Willer v. DT Securities, LTD et al
MEMORANDUM AND ORDER - Defendants' Motion to Set Aside Default, (Filing No. 16 ) is granted. Defendants shall file their responsive pleading on or before June 20, 2014. Ordered by Magistrate Judge Cheryl R. Zwart. (GJG)
IN THE UNITED STATES DISTRICT COURT
FOR THE DISTRICT OF NEBRASKA
MEMORANDUM AND ORDER
DT GROUP DEVELOPMENT, INC., a
California corporation; DT
WILMINGTON, LP, a Delaware limited
partnership; DT ATLANTA I, LP, a
Georgia limited partnership; DT
ATLANTA II, a Georgia limited
partnership; DT COLUMBIA SC, LP, a
South Carolina limited partnership; TOM
GALLOP, individually; DANIEL
MARKEL, individually; JIM MARKEL,
individually; and DT LAS VEGAS IV, LP,
a Nevada Liminted partnership;
This matter is before the court on Defendants’ Motion to Set Aside Default,
(Filing No. 16). For the reasons set forth below the motion is granted.
Defendant DT Securities, Ltd. (“DTS”) is a broker dealer headquartered in
California. Defendants DT Las Vegas IV, LP (“Las Vegas IV”); DT Atlanta I, LP
(“Atlanta I”); DT Atlanta II, LP (“Atlanta II”); DT Wilmington, LP (“Wilmington”); and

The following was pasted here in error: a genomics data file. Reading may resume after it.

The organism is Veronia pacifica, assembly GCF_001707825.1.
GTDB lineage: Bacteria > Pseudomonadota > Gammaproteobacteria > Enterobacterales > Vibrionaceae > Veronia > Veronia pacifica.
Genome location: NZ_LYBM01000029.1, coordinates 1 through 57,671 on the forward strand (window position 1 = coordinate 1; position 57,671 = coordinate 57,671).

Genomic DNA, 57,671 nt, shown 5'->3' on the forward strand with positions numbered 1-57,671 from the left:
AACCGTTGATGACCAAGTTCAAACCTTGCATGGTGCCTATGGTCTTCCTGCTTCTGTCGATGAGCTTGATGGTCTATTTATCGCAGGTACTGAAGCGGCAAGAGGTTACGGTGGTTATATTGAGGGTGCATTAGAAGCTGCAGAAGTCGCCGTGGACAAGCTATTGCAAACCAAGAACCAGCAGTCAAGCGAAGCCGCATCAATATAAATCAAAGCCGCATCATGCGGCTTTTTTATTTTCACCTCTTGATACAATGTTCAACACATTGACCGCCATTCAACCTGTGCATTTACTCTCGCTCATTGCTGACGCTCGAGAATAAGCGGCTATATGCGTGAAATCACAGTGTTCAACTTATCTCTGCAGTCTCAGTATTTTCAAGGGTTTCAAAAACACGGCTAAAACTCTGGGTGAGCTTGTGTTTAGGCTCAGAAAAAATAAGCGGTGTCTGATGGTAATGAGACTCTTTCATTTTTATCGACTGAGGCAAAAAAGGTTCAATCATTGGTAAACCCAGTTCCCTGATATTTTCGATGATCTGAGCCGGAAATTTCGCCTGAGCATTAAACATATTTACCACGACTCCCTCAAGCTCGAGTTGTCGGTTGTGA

DT Columbia SC, LP (“Columbia”) are issuers of certain securities sold to Plaintiff.
Defendant DT Development Group, Inc. (“DTGD”) is the maker of promissory notes (the
“Notes”) with Plaintiff. Individual Defendants Daniel Markel, Tom Gallop and Jim
Markel are either officers of DTS and/or DTGD and are general partners of Las Vegas
IV, Atlanta I, Atlanta II, Wilmington, and Columbia. The individual defendants also
served as guarantors of certain promissory notes in which plaintiff has an interest.
On June 14, 2012 Plaintiff filed a lawsuit in the District Court of Douglas County
against DTCG, Daniel Markel, Jim Markel and Gallop, alleging they defaulted on the
Notes. While the state court action was pending Plaintiff filed his complaint in federal
court on March 8, 2013. (Filing No. 1). Plaintiff alleges the investments were sold in
violation of Nebraska and Federal Securities Acts and that Defendants breached a
fiduciary duty to the Plaintiff, and committed acts of negligence causing damage.
In April of 2013, prior to serving the complaint in this action, the parties entered